»Geneva is an oddly paradoxal city«

HUGO: I think that the lurid and superficial image of Mariah Carey is to be considered as a reversal of matters, it’s quite feminist in a certain way. I think it’s good to look for spirituality where you don’t necessarily expect it. You can praise your football team, the Virgin Mary or whatever you want, we praise Mariah.

It’s been a while since people have used a substory for skate edits. Mariah Carey and the princess story to us felt like the Vaporwave/Trap 2017 version of Animal Chin.

SEB: 
Yeah, Hugo has already directed two short films which regularly play in festivals so he already had the whole substory planned out. Originally it was supposed to be for the OGZOOO, but he was in his last year of film school and wasn’t really able to help us out. He however was really keen for the MARIAH video, so him and I went out a couple of nights last summer and filmed this huge fair that happens every year called “Les Fêtes de Genève”. There’s a bunch of rides and concerts every night and it attracts a bunch of wealthy people from the Middle East.

Guillaume Berthet grabbing out of a wallride while Luc Boimond is crooked grinding liquid. Pics: Sebastiano Bartoloni

I had my VX and he used my capture cam and we’d both split up and filmed whatever we considered interesting for the plot, which would revolve around a Middle-Eastern princess who discovers the “dark side” of Geneva, rather than the “rich, clean, luxurious” side it is generally associated to. We integrated Mariah as the fairy godmother who guides her through her journey. Hugo wrote the dialogues as a single conversation which we then spread out through out the video. We really wanted to show summers in Geneva from a young foreign lady’s perspective, but in a fairytale kind of way.

»We don’t have a Lambo, but we’re fortunate enough to have all grown up together«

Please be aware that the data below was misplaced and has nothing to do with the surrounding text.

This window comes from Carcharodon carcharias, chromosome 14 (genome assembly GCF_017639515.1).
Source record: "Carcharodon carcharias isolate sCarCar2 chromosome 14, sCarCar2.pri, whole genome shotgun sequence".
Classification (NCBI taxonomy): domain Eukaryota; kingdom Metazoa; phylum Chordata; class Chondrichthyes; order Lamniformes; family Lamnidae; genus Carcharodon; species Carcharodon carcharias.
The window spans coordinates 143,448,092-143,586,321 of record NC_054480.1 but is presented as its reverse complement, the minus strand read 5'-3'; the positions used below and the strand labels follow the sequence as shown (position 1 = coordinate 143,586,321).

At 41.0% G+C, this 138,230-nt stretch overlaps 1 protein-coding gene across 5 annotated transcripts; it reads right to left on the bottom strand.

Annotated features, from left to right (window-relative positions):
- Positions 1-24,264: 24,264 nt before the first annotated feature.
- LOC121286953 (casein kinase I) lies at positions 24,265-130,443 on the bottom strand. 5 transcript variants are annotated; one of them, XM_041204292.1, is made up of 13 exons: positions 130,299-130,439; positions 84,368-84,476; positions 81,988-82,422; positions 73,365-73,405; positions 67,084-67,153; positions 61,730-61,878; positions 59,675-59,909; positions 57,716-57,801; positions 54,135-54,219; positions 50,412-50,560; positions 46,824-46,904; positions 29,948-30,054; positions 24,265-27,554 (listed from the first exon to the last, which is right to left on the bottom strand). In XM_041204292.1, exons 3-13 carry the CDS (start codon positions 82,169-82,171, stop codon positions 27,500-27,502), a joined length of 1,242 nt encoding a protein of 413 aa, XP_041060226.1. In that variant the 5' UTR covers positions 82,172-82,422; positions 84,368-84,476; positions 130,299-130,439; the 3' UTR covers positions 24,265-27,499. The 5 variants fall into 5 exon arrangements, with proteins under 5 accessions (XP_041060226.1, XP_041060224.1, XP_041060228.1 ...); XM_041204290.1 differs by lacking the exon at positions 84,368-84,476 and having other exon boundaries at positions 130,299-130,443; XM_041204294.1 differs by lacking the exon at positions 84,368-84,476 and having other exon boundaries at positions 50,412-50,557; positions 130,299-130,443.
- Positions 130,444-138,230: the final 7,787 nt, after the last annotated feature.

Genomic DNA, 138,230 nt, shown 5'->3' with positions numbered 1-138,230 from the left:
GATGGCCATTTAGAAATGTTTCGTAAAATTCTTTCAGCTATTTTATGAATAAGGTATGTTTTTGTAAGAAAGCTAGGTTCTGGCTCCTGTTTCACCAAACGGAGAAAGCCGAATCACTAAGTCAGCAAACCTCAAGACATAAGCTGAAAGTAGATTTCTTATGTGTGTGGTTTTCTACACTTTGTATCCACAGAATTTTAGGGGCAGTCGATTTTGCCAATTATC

HUGO: Geneva is an oddly paradoxal city. It’s rather small compared to European capital cities, but it’s definitely very international, as much politically as economically or socially. There’s the United Nations here and a bunch of embassies. There is a rather official and transparent image given to our city, and its luxurious side attracts a lot of wealthy tourists during the summer. It gets really warm and we have a beautiful lake which you can swim in. The fair is all along the lake and it really offers everything these people could want, when in fact almost no locals go. These rich people, mostly from the Western world or from the Middle East, end up doing exactly the same thing: buying the most ridiculous expensive things. The middle of August is the climax of modern capitalism: you can find a golden Lamborghini posting up in certain places in the city. If you walk along the lakeside, you’ll often see these young boys or girls having the time of their lives on all these crazy rides. But when you look closer, you sense a form of loneliness without them actually being alone: after they are finished their merry-go-round, a man with a headset goes an pays for them. And that’s when you ask yourself: “What is going through her mind”? We don’t have a Lambo, but we’re fortunate enough to have all grown up together. It’s tough growing up and building your own identity when you’re 12-16 years old. Not everyone finds their path immediately, some people take awhile while others get lost. That’s what the princess is to us.